The Cabinet on Monday appeared to backtrack on its decision to drop the constitutional requirement to give women more seats in Parliament.
Two ministers sitting on the sub-committee on the Constitution said they had discussed options to be tabled to the Cabinet. This, they said, would ensure compliance with the one third gender rule in all public positions.
"We may require a constitutional amendment to cure the problem of implementing that particular provision, this is under serious discussion. It requires very careful handling because it is not a favour we are doing the women of Kenya," said one of the ministers who attended the meeting.
The Constitution says that not more than two thirds of the members of elective and appointive public bodies shall be of the same gender.
An opinion poll released last week by Infotrak Harris said 74 per cent of Kenyans support the clause. The Tenth Parliament has only 22 women MPs.
Dropping the requirement, last week, the Cabinet argued that it would be "technically impossible" to achieve it in the 2012 elections.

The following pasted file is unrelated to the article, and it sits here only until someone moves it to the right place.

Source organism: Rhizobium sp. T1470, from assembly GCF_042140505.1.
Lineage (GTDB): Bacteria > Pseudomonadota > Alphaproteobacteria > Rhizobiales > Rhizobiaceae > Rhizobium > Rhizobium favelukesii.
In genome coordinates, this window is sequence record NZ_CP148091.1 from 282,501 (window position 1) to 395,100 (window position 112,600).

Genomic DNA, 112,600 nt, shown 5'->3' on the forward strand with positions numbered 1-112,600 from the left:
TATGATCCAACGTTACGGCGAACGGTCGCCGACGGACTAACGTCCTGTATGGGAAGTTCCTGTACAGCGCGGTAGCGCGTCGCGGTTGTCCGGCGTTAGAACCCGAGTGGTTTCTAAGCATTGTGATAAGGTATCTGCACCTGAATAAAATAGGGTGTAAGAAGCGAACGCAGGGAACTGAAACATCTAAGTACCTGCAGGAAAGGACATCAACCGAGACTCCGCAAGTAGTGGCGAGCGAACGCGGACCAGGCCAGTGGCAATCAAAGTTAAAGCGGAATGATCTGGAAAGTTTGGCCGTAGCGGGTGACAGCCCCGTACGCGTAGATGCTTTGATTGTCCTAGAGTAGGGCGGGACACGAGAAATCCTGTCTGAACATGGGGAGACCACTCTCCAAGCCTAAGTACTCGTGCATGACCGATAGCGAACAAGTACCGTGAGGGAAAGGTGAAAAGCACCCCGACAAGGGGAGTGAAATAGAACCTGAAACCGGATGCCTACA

A source said the sub-committee explored the possibility of addressing the matter using Article 177 of the Constitution. The section directs political parties to observe gender equality when making nominations to Parliament and County Assemblies.
Article 177(b) on the composition of County Assemblies, says parties shall provide "the number of special seat members necessary to ensure that no more than two thirds of the membership of the assembly are of the same gender."
"The article ensures that where there is a shortfall, the political parties, based on the total number of votes they have received in the General Election, nominate women to bridge this gap," said the minister, who sought anonymity so that he is not seen to be discussing Cabinet secrets.
The proposals will be discussed during the next Cabinet meeting set for later this week, the ministers said.
First Lady Lucy Kibaki has, however, supported the Cabinet, saying it was hard for the provision to be implemented without infringing on other aspects of the Constitution.